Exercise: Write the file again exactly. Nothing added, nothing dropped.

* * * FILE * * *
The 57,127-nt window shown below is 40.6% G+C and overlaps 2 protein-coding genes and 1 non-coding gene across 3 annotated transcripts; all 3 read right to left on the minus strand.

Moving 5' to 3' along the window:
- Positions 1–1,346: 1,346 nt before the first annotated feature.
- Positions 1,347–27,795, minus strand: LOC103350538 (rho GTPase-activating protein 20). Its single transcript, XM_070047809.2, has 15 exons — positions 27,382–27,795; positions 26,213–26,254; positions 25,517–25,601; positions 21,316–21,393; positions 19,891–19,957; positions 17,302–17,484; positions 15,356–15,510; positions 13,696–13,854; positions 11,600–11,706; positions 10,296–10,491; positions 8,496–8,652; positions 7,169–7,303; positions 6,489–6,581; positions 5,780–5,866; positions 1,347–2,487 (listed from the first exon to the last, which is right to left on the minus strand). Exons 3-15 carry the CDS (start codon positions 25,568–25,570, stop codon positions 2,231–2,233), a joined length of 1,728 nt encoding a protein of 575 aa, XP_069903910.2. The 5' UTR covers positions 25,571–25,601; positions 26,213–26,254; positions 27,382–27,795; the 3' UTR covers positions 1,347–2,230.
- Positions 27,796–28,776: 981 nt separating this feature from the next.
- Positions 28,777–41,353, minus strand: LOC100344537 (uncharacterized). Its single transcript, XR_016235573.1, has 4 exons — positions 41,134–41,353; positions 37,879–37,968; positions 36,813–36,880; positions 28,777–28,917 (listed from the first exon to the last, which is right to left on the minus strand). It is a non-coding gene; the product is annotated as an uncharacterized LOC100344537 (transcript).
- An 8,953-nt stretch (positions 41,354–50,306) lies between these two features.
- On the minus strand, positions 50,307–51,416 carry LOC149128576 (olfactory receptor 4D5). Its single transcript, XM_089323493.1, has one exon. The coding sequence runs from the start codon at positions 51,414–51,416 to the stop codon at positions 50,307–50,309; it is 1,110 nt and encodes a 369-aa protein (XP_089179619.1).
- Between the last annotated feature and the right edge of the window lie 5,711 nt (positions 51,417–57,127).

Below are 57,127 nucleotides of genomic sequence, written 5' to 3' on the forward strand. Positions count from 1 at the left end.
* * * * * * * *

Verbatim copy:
The 57,127-nt window shown below is 40.6% G+C and overlaps 2 protein-coding genes and 1 non-coding gene across 3 annotated transcripts; all 3 read right to left on the minus strand.

Moving 5' to 3' along the window:
- Positions 1–1,346: 1,346 nt before the first annotated feature.
- Positions 1,347–27,795, minus strand: LOC103350538 (rho GTPase-activating protein 20). Its single transcript, XM_070047809.2, has 15 exons — positions 27,382–27,795; positions 26,213–26,254; positions 25,517–25,601; positions 21,316–21,393; positions 19,891–19,957; positions 17,302–17,484; positions 15,356–15,510; positions 13,696–13,854; positions 11,600–11,706; positions 10,296–10,491; positions 8,496–8,652; positions 7,169–7,303; positions 6,489–6,581; positions 5,780–5,866; positions 1,347–2,487 (listed from the first exon to the last, which is right to left on the minus strand). Exons 3-15 carry the CDS (start codon positions 25,568–25,570, stop codon positions 2,231–2,233), a joined length of 1,728 nt encoding a protein of 575 aa, XP_069903910.2. The 5' UTR covers positions 25,571–25,601; positions 26,213–26,254; positions 27,382–27,795; the 3' UTR covers positions 1,347–2,230.
- Positions 27,796–28,776: 981 nt separating this feature from the next.
- Positions 28,777–41,353, minus strand: LOC100344537 (uncharacterized). Its single transcript, XR_016235573.1, has 4 exons — positions 41,134–41,353; positions 37,879–37,968; positions 36,813–36,880; positions 28,777–28,917 (listed from the first exon to the last, which is right to left on the minus strand). It is a non-coding gene; the product is annotated as an uncharacterized LOC100344537 (transcript).
- An 8,953-nt stretch (positions 41,354–50,306) lies between these two features.
- On the minus strand, positions 50,307–51,416 carry LOC149128576 (olfactory receptor 4D5). Its single transcript, XM_089323493.1, has one exon. The coding sequence runs from the start codon at positions 51,414–51,416 to the stop codon at positions 50,307–50,309; it is 1,110 nt and encodes a 369-aa protein (XP_089179619.1).
- Between the last annotated feature and the right edge of the window lie 5,711 nt (positions 51,417–57,127).

Below are 57,127 nucleotides of genomic sequence, written 5' to 3' on the forward strand. Positions count from 1 at the left end.